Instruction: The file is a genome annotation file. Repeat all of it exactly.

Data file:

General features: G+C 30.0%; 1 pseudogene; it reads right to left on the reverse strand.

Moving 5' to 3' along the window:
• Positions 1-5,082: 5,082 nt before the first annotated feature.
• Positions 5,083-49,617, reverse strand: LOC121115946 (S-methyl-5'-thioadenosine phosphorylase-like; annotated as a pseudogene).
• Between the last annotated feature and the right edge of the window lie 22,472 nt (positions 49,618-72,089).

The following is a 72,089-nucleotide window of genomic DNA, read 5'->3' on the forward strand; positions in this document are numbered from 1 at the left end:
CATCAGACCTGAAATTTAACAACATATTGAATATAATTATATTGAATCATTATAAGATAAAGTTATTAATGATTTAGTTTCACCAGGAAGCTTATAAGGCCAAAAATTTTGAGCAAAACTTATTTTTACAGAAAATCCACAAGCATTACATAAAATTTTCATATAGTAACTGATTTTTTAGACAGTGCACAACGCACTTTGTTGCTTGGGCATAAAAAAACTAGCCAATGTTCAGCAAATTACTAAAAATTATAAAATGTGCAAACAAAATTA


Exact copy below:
General features: G+C 30.0%; 1 pseudogene; it reads right to left on the reverse strand.

Moving 5' to 3' along the window:
• Positions 1-5,082: 5,082 nt before the first annotated feature.
• Positions 5,083-49,617, reverse strand: LOC121115946 (S-methyl-5'-thioadenosine phosphorylase-like; annotated as a pseudogene).
• Between the last annotated feature and the right edge of the window lie 22,472 nt (positions 49,618-72,089).

The following is a 72,089-nucleotide window of genomic DNA, read 5'->3' on the forward strand; positions in this document are numbered from 1 at the left end:
CATCAGACCTGAAATTTAACAACATATTGAATATAATTATATTGAATCATTATAAGATAAAGTTATTAATGATTTAGTTTCACCAGGAAGCTTATAAGGCCAAAAATTTTGAGCAAAACTTATTTTTACAGAAAATCCACAAGCATTACATAAAATTTTCATATAGTAACTGATTTTTTAGACAGTGCACAACGCACTTTGTTGCTTGGGCATAAAAAAACTAGCCAATGTTCAGCAAATTACTAAAAATTATAAAATGTGCAAACAAAATTA